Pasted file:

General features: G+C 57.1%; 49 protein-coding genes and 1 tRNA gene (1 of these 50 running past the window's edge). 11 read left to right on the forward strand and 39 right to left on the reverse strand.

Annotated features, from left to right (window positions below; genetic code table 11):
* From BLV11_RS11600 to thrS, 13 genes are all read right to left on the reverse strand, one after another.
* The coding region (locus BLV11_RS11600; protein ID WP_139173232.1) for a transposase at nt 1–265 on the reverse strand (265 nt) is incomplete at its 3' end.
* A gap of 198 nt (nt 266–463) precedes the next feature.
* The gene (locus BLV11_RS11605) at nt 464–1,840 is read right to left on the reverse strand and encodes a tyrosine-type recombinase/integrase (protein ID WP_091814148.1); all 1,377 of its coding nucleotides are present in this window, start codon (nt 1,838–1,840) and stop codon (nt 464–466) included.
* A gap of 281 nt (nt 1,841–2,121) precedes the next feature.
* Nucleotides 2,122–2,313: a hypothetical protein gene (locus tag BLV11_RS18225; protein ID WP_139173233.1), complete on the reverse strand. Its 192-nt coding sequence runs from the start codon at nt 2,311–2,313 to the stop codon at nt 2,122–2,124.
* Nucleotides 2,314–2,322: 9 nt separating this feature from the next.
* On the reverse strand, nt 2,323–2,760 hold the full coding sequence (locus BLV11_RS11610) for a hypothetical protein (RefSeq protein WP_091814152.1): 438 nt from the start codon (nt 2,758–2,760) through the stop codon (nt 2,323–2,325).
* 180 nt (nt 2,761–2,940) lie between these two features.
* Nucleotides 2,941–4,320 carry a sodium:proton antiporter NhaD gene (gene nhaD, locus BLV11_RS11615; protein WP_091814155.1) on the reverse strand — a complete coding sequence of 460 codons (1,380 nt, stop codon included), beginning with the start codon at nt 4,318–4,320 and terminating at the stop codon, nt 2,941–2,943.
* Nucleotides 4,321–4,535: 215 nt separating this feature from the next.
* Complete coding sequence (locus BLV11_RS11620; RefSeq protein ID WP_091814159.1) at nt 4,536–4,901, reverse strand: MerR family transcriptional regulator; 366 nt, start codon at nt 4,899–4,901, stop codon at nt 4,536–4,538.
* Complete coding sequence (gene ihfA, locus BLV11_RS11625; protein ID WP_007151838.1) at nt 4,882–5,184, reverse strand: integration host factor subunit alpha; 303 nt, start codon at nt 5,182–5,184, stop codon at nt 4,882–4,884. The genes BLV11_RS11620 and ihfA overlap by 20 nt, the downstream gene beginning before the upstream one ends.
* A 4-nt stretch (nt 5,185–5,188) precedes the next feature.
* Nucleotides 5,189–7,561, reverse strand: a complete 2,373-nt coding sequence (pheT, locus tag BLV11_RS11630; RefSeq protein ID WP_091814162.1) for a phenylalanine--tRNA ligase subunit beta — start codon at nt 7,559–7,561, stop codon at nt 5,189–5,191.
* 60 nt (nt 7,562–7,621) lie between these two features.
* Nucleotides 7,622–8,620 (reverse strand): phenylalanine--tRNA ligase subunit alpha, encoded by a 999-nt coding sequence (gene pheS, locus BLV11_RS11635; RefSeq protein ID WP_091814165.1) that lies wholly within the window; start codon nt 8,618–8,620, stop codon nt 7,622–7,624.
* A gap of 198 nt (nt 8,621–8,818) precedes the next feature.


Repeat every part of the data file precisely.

General features: G+C 57.1%; 49 protein-coding genes and 1 tRNA gene (1 of these 50 running past the window's edge). 11 read left to right on the forward strand and 39 right to left on the reverse strand.

Annotated features, from left to right (window positions below; genetic code table 11):
* From BLV11_RS11600 to thrS, 13 genes are all read right to left on the reverse strand, one after another.
* The coding region (locus BLV11_RS11600; protein ID WP_139173232.1) for a transposase at nt 1–265 on the reverse strand (265 nt) is incomplete at its 3' end.
* A gap of 198 nt (nt 266–463) precedes the next feature.
* The gene (locus BLV11_RS11605) at nt 464–1,840 is read right to left on the reverse strand and encodes a tyrosine-type recombinase/integrase (protein ID WP_091814148.1); all 1,377 of its coding nucleotides are present in this window, start codon (nt 1,838–1,840) and stop codon (nt 464–466) included.
* A gap of 281 nt (nt 1,841–2,121) precedes the next feature.
* Nucleotides 2,122–2,313: a hypothetical protein gene (locus tag BLV11_RS18225; protein ID WP_139173233.1), complete on the reverse strand. Its 192-nt coding sequence runs from the start codon at nt 2,311–2,313 to the stop codon at nt 2,122–2,124.
* Nucleotides 2,314–2,322: 9 nt separating this feature from the next.
* On the reverse strand, nt 2,323–2,760 hold the full coding sequence (locus BLV11_RS11610) for a hypothetical protein (RefSeq protein WP_091814152.1): 438 nt from the start codon (nt 2,758–2,760) through the stop codon (nt 2,323–2,325).
* 180 nt (nt 2,761–2,940) lie between these two features.
* Nucleotides 2,941–4,320 carry a sodium:proton antiporter NhaD gene (gene nhaD, locus BLV11_RS11615; protein WP_091814155.1) on the reverse strand — a complete coding sequence of 460 codons (1,380 nt, stop codon included), beginning with the start codon at nt 4,318–4,320 and terminating at the stop codon, nt 2,941–2,943.
* Nucleotides 4,321–4,535: 215 nt separating this feature from the next.
* Complete coding sequence (locus BLV11_RS11620; RefSeq protein ID WP_091814159.1) at nt 4,536–4,901, reverse strand: MerR family transcriptional regulator; 366 nt, start codon at nt 4,899–4,901, stop codon at nt 4,536–4,538.
* Complete coding sequence (gene ihfA, locus BLV11_RS11625; protein ID WP_007151838.1) at nt 4,882–5,184, reverse strand: integration host factor subunit alpha; 303 nt, start codon at nt 5,182–5,184, stop codon at nt 4,882–4,884. The genes BLV11_RS11620 and ihfA overlap by 20 nt, the downstream gene beginning before the upstream one ends.
* A 4-nt stretch (nt 5,185–5,188) precedes the next feature.
* Nucleotides 5,189–7,561, reverse strand: a complete 2,373-nt coding sequence (pheT, locus tag BLV11_RS11630; RefSeq protein ID WP_091814162.1) for a phenylalanine--tRNA ligase subunit beta — start codon at nt 7,559–7,561, stop codon at nt 5,189–5,191.
* 60 nt (nt 7,562–7,621) lie between these two features.
* Nucleotides 7,622–8,620 (reverse strand): phenylalanine--tRNA ligase subunit alpha, encoded by a 999-nt coding sequence (gene pheS, locus BLV11_RS11635; RefSeq protein ID WP_091814165.1) that lies wholly within the window; start codon nt 8,618–8,620, stop codon nt 7,622–7,624.
* A gap of 198 nt (nt 8,621–8,818) precedes the next feature.